I agree that I am trying to fit in a lot of cities, but at the same time, I don't know if/when we'll be back in Europe, and I don't want to miss anything!

It would give me more time in the other cities if I eliminated one, but I'm not sure I can give up Cinque Terre. Coastal cities are generally our favorites. I suppose if Cinque Terre and Positano areas are very similar then perhaps one of the two would be enough. Thoughts?

Thanks again for all the help!
Aries19 is offline  
Old Jan 13th, 2011, 04:14 PM
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ditto what isabel said.

or as you are keener on the outdoors than museums etc, go to the CT, but then make for one of the lakes rather than Florence or Venice. if you go to Garda, you can do a day trip to Venice or Verona or Padua...as well as enjoying the boat trips, a trip up to the top of Monte Baldo on the cable car, possibly some wind-surfing up at Riga.

have a great trip!
annhig is online now  
Old Jan 14th, 2011, 12:00 AM
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Per your rules-Try this:
31. Fly into Milan, Train to LAKE COMO
2.Train to La Spezia, small train to CINQUE TERRE
5.Train to La Spezia, to Pisa(optional stop) to FLORENCE
7.Train/bus or bus to San Gimignano, on to SIENA
8.Bus to PIENZA
10.Bus to Orvieto, train to ROME
13.Train to Naples to SORRENTO
15.Sorrento, NIGHT TRAIN to Venice
17. Travel to PARIS

OK, you need to cut out 2 nights(but I luv Pienza)
dugi_otok is offline  
Old Jan 14th, 2011, 07:47 AM
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Everyone has their own style of travel but in my opinion the schedule outlined by dugi_otok would have you seeing a whole lot of buses and trains and hotel reception check-in rooms and not much else. Nine different lodgings in 16 days (just looking at Italy, not even the Paris part) is not at all relaxing. Way too many buses and trains. I do like to be pretty busy on trips ( some people love to park themselves in one spot for a week - or longer - and get to "know" a place) but that schedule would drive me crazy. If you stay in one place for four or five days with day trip options then you can go someplace new each day, or if you are getting travel weary you still have plenty to see in the town in which you are sleeping.
isabel is offline  
Old Jan 14th, 2011, 08:39 AM
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A couple of thoughts to add:

- While I do feel that Sorrento (on the Bay of Naples) isn't as picturesque as the towns on the Amalfi Coast side of the peninsula, it's good you have chosen it because it will give you the most flexibility to do other things in the area. And the views of Vesuvius and the tiny lights of Naples in the distance are wonderful!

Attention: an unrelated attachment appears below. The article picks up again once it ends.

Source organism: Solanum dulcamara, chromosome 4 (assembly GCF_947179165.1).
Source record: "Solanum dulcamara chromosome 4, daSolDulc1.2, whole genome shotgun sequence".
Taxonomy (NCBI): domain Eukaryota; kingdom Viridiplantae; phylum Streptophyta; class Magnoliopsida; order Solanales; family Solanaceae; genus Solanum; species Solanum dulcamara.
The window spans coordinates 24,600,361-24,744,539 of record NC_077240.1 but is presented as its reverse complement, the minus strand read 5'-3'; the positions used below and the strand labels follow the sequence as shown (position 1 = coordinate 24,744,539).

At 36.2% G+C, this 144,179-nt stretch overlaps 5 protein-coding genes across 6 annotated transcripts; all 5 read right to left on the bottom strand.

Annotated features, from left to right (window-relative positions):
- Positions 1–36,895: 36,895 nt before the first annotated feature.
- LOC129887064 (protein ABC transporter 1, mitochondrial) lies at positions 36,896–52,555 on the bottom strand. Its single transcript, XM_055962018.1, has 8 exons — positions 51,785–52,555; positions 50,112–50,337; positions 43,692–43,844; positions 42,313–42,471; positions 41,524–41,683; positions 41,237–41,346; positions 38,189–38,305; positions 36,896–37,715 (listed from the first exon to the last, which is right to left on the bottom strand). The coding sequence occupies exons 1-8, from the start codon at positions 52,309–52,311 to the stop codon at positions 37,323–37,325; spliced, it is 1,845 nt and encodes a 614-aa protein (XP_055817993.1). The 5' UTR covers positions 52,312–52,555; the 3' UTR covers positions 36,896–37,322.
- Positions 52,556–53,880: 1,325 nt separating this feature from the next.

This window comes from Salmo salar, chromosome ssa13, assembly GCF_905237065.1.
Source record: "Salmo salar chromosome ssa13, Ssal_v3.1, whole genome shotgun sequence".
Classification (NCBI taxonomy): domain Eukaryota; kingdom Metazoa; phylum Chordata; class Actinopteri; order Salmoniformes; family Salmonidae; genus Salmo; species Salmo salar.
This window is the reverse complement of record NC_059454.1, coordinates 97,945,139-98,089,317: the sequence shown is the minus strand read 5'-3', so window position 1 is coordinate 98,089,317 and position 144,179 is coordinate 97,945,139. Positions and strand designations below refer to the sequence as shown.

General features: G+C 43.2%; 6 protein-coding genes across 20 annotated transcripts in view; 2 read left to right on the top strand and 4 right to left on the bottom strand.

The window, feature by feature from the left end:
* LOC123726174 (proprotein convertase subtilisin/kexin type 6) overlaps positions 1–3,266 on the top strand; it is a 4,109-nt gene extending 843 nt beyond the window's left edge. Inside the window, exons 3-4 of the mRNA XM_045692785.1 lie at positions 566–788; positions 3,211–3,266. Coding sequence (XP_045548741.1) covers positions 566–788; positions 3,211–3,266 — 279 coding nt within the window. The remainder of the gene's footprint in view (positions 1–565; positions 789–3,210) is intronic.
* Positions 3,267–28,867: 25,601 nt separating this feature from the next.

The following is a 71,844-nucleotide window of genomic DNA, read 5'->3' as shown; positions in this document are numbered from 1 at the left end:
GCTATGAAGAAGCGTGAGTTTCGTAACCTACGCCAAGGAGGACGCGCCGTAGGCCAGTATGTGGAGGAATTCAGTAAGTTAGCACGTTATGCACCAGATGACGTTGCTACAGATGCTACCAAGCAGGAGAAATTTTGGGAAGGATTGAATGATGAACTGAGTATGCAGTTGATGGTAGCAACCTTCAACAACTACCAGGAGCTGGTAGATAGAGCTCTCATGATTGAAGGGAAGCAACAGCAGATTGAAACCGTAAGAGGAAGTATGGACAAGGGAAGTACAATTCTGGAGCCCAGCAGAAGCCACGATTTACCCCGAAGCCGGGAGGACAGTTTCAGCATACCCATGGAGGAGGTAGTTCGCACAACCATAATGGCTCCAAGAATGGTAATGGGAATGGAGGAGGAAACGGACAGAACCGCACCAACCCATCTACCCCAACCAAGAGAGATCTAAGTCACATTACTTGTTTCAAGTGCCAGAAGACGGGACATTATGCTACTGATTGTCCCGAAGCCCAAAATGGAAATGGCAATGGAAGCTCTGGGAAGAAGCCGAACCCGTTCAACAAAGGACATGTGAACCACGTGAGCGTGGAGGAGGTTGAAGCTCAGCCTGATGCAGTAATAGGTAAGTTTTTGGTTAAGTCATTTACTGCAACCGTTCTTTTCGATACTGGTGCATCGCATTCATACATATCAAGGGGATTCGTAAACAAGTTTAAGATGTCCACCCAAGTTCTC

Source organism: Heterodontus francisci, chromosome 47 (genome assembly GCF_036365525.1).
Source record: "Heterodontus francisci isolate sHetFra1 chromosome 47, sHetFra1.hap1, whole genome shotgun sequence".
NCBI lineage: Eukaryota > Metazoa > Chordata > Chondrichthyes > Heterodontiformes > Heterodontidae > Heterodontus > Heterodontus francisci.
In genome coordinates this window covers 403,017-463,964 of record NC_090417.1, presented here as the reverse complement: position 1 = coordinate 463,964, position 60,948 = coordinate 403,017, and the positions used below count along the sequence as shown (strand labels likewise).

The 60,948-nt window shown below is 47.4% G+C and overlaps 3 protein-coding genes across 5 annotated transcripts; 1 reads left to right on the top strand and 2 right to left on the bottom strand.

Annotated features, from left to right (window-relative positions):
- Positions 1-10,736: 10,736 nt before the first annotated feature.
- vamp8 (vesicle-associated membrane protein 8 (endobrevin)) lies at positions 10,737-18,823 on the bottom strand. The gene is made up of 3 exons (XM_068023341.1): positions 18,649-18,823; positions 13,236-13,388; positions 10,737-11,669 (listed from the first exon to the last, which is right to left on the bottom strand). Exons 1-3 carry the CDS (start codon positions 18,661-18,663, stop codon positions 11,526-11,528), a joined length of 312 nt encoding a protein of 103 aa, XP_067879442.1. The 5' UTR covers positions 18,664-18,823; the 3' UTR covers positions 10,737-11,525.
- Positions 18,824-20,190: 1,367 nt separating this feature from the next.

- Our biggest "requirement" in the area was to do the Sentieri Degli Dei (Walk of the Gods) from Nocelle (above Positano) to Praiano, and it more than lived up to our expectations. While not for anyone prone to vertigo or with bad knees, most of the walk wasn't complicated (nothing like isabel's 4000 steps!!). We even were lapped by a grandmother in sandals with a small child on her back-! You can always go out a ways and turn around back towards Positano, rather than spend a full day of it like we did.
- Choose either Pompeii or Herculaneum, but do go see one of them. IMO, even though the latter is more intact, there's something about the scale of Pompeii that makes the ancient stuff come alive.
- I am firmly in the pro-Naples camp, and even without venturing inside its ornate churches or the important-but-yes-very-stuffy archeological museum, I find it an enjoyable place to wander or hang out in a cafe watching the world go by.
- I agree that you shouldn't shortchange Rome. More ruins I know, but the main section of them IMO is nice to wander for the better part of a day. The Palantine Hill, especially, feels more like a park and none of it feels particularly museum-like. If you get a chance to venture farther afield, the Protestant Cemetery (where poets Keats and Shelley are buried, among others) is very pretty in its own right.
- In addition to these forums, we found the dining section in the Fodor's Rome guide to be a great resource.

I hope this helps!
ggreen is offline  
Old Jan 14th, 2011, 12:48 PM
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I'm in the camp that says spend more than one day in Rome, which has so much to see, even if you never go indoors but just walk. It is great at night when the fountains are lit and people are out strolling. Take a day from Florence, which (although I love it) is not much of a walking-around-sightseeing town.

You should try to arrange the trip so you are not moving so much. And although you don't know when you will get back to Europe, chances are you will go back, sooner than you think. So don't try to cram everything in this time.
charnees is offline  
Old Jan 14th, 2011, 02:20 PM
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I'm guessing that you won't like Florence. I like it, but spend all my time there visiting museums and churches. Or most of my time, anyway.

I think isabel has given you very good advice.